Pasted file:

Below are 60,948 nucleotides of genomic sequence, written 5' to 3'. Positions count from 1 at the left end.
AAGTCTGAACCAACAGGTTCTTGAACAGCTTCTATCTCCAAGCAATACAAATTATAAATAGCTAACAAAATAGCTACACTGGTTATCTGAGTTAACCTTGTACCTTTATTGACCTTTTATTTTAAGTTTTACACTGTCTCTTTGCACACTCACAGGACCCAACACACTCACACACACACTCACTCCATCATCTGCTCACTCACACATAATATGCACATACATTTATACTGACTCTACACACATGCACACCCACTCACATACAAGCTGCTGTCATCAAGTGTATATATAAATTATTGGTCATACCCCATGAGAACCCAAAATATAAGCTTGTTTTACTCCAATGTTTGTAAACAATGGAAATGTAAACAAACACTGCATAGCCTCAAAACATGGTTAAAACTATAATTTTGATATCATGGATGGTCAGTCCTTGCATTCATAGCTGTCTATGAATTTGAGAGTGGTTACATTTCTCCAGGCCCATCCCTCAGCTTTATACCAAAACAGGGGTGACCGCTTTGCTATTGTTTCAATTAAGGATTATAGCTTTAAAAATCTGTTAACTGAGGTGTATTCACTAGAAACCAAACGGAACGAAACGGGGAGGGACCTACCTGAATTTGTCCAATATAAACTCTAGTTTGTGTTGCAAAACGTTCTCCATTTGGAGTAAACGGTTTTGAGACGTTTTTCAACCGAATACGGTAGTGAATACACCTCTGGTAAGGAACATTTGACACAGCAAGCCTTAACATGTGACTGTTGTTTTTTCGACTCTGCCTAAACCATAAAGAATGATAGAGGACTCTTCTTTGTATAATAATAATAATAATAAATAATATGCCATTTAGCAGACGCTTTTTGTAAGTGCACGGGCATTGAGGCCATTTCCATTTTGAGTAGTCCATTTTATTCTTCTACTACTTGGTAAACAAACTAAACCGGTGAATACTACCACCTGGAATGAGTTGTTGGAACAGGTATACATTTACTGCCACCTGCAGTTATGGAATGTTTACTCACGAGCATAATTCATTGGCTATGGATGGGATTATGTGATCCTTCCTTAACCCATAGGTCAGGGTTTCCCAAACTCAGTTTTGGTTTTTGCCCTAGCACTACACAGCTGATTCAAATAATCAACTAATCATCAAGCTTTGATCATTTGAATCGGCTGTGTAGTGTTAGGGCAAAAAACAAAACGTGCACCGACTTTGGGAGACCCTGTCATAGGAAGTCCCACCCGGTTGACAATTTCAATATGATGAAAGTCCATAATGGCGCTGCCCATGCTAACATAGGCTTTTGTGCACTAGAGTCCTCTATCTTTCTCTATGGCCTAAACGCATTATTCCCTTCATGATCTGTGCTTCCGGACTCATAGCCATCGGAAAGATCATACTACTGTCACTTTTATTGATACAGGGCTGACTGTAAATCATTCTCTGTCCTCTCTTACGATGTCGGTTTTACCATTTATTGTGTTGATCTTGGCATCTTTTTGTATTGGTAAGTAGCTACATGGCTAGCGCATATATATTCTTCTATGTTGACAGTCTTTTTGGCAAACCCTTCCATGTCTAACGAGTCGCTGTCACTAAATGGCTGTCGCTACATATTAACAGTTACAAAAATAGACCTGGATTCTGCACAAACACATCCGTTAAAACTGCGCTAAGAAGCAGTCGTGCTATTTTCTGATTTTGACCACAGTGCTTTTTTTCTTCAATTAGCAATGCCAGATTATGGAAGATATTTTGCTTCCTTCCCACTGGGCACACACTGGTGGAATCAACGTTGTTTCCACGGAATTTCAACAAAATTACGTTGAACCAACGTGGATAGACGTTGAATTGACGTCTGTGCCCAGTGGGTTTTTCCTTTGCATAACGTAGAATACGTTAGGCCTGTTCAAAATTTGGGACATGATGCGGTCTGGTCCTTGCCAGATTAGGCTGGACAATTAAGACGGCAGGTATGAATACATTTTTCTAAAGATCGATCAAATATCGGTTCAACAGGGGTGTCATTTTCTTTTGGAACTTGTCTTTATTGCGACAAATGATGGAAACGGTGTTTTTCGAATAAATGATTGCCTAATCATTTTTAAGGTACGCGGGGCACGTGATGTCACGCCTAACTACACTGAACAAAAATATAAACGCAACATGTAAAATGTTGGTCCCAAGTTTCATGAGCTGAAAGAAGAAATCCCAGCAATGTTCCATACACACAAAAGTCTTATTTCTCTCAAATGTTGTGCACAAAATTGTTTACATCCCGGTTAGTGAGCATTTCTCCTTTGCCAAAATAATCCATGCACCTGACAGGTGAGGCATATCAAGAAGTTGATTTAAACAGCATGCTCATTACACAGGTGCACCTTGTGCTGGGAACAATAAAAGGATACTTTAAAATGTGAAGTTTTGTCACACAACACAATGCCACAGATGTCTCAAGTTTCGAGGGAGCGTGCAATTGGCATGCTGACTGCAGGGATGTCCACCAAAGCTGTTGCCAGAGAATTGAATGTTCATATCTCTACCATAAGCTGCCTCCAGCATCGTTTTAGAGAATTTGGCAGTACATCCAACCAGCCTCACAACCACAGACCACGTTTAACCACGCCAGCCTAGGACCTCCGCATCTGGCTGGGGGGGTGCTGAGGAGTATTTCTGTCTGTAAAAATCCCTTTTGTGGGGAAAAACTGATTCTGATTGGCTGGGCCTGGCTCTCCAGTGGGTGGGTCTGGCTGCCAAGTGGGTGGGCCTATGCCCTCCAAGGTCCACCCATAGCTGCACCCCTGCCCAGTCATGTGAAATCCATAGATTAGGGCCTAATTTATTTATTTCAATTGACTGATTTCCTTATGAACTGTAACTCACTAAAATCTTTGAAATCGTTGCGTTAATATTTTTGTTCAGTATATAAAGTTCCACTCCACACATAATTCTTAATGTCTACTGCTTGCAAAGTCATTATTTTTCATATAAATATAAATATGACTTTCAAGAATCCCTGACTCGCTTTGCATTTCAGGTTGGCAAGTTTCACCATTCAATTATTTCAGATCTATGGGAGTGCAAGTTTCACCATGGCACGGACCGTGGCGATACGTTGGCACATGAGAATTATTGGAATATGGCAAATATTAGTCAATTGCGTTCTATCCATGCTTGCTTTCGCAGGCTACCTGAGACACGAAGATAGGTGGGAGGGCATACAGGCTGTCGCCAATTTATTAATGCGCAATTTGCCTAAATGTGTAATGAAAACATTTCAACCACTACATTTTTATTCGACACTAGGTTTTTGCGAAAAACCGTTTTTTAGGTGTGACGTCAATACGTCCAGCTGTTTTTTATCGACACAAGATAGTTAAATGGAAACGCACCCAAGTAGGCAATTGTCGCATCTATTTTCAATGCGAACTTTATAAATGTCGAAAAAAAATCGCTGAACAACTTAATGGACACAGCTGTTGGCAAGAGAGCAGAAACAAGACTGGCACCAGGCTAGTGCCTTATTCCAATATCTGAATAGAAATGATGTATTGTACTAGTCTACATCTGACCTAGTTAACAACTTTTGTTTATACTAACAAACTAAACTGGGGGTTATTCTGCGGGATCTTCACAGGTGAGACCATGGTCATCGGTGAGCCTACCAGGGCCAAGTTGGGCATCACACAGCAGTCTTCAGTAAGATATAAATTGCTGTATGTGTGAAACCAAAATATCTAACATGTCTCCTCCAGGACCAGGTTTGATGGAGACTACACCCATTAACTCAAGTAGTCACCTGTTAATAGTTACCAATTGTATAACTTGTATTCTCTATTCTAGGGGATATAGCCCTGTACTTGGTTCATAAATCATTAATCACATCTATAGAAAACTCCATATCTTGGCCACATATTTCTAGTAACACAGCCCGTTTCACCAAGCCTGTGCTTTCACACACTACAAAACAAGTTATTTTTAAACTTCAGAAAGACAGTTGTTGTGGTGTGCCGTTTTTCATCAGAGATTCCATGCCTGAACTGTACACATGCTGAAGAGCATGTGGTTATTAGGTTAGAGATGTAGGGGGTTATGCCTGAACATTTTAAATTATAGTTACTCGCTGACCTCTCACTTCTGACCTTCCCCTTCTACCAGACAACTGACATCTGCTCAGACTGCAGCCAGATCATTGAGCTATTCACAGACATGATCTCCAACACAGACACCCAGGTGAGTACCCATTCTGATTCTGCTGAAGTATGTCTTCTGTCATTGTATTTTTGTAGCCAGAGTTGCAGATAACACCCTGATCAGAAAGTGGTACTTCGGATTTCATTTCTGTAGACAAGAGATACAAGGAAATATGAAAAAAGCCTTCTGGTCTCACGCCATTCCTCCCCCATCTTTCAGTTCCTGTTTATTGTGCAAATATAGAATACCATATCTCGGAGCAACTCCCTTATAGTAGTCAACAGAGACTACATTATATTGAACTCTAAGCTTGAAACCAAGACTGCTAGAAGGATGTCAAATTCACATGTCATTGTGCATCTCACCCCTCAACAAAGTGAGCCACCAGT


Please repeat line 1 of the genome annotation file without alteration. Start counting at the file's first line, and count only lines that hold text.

Below are 60,948 nucleotides of genomic sequence, written 5' to 3'. Positions count from 1 at the left end.